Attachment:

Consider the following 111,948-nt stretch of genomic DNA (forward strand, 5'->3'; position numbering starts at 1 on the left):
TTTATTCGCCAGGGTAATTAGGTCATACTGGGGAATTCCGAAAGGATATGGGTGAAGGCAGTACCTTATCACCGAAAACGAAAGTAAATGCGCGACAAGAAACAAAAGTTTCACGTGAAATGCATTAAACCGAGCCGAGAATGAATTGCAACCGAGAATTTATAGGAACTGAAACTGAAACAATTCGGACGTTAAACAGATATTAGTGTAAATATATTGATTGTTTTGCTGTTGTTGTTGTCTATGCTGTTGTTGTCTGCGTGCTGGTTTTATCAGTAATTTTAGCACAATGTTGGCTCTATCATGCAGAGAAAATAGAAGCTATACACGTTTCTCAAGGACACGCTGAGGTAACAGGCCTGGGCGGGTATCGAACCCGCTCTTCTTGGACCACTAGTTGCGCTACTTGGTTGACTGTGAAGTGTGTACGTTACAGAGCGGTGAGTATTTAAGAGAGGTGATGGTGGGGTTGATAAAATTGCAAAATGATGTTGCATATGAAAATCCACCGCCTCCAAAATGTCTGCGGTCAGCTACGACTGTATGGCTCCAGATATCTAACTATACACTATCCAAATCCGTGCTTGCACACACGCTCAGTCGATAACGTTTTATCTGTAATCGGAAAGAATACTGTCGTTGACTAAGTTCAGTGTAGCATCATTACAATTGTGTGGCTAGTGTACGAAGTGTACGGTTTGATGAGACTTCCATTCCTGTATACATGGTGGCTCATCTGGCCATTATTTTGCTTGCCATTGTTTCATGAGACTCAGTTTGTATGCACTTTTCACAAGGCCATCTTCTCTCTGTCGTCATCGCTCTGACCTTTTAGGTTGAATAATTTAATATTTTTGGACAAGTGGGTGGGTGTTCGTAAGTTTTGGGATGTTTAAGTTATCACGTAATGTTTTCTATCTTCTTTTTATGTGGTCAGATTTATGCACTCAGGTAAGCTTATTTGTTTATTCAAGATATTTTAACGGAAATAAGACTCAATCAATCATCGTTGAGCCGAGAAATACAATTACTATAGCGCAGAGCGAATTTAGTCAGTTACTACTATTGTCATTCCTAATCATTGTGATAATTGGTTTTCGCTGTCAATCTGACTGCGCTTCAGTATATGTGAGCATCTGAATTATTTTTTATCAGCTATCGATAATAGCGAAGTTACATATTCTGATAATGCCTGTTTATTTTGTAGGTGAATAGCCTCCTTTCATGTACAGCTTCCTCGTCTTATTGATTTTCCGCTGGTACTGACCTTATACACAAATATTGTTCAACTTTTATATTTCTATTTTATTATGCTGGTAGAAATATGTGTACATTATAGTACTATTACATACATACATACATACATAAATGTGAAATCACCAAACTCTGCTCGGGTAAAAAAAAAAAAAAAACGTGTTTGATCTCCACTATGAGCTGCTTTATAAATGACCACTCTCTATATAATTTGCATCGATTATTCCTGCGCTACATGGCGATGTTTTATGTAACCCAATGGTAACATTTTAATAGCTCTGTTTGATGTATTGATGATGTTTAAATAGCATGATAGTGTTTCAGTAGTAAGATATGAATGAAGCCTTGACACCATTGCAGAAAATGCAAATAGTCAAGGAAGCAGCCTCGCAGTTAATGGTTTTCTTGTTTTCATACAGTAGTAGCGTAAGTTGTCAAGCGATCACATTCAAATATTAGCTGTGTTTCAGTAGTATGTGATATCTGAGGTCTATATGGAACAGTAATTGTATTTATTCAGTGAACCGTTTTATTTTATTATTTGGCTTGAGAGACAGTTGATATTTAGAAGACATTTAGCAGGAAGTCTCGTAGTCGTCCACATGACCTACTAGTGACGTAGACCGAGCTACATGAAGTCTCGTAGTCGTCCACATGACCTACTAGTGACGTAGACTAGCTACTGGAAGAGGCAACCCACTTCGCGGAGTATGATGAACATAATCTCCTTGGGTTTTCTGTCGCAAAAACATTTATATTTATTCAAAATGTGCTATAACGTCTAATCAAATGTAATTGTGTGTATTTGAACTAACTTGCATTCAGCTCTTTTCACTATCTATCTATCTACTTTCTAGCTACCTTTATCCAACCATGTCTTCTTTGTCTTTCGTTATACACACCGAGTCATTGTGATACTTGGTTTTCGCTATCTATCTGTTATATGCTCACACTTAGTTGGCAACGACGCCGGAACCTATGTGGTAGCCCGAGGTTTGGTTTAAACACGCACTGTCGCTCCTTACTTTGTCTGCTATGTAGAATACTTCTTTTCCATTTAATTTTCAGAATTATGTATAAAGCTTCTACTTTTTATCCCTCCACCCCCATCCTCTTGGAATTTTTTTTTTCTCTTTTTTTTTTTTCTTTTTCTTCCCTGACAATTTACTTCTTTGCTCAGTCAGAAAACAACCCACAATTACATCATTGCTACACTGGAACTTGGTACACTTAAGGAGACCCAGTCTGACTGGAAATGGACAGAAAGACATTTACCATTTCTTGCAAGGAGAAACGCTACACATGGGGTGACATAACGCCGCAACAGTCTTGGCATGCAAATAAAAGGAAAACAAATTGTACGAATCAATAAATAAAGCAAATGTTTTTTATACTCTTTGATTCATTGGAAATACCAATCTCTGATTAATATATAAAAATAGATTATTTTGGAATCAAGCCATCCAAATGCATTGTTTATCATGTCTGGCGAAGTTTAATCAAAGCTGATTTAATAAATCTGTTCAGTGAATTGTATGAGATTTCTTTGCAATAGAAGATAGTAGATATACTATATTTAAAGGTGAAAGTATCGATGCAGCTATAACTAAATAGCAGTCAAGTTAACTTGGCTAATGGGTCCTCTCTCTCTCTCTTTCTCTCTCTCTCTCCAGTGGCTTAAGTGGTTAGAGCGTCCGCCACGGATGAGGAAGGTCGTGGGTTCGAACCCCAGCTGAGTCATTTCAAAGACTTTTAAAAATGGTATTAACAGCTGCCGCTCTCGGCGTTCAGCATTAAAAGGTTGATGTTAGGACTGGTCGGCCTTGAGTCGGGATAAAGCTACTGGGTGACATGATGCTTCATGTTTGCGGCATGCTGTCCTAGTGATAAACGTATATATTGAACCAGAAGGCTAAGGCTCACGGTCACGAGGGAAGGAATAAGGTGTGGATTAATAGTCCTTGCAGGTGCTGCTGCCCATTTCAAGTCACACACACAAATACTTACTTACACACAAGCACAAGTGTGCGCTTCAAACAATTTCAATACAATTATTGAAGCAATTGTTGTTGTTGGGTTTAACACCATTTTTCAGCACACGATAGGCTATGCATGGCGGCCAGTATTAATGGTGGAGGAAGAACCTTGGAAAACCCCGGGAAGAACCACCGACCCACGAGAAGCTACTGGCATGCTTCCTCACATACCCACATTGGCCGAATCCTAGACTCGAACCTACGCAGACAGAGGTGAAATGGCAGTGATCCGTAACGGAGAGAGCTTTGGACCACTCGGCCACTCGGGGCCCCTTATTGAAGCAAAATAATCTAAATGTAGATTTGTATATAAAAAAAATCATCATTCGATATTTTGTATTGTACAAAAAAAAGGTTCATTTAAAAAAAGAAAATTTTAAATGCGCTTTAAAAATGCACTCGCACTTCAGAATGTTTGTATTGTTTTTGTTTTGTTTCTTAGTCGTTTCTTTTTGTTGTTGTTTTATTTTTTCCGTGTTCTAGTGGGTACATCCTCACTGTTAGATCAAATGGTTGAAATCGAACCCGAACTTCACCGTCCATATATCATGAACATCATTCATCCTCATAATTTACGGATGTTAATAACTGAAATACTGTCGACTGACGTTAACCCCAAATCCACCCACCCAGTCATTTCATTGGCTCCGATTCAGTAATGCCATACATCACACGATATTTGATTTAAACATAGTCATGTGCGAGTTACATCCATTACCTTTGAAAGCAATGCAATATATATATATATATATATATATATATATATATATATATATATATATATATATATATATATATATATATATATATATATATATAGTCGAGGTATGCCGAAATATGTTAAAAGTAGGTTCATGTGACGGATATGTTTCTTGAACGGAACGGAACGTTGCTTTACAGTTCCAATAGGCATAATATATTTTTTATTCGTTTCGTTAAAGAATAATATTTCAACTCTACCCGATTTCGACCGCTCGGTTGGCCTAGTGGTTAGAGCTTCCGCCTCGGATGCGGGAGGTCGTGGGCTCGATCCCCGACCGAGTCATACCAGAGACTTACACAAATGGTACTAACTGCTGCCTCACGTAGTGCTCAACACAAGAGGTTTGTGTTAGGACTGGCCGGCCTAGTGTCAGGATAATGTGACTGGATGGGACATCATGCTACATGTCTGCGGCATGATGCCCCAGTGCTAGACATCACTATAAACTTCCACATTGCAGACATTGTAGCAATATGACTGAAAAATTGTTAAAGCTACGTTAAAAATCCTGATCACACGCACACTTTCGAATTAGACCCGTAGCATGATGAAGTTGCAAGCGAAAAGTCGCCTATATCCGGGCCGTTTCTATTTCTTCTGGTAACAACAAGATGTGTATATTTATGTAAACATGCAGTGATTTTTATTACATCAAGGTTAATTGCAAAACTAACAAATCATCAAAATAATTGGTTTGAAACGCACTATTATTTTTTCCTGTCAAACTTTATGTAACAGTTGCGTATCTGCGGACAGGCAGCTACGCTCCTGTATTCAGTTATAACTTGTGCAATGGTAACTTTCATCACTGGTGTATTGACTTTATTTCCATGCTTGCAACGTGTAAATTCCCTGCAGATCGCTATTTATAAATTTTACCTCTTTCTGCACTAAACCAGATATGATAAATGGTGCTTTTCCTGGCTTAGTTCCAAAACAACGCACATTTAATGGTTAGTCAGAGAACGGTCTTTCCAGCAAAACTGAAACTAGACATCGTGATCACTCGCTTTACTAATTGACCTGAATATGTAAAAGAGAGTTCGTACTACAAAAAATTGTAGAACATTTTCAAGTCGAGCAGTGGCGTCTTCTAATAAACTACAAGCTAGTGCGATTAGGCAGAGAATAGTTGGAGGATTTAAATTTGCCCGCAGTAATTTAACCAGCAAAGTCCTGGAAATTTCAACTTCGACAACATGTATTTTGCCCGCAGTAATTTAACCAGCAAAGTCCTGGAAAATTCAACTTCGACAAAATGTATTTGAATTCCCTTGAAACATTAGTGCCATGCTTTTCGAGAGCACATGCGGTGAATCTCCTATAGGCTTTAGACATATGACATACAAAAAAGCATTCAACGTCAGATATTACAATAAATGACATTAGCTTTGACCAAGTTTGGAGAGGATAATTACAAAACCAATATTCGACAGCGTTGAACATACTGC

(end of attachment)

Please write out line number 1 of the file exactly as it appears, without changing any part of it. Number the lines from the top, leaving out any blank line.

Consider the following 111,948-nt stretch of genomic DNA (forward strand, 5'->3'; position numbering starts at 1 on the left):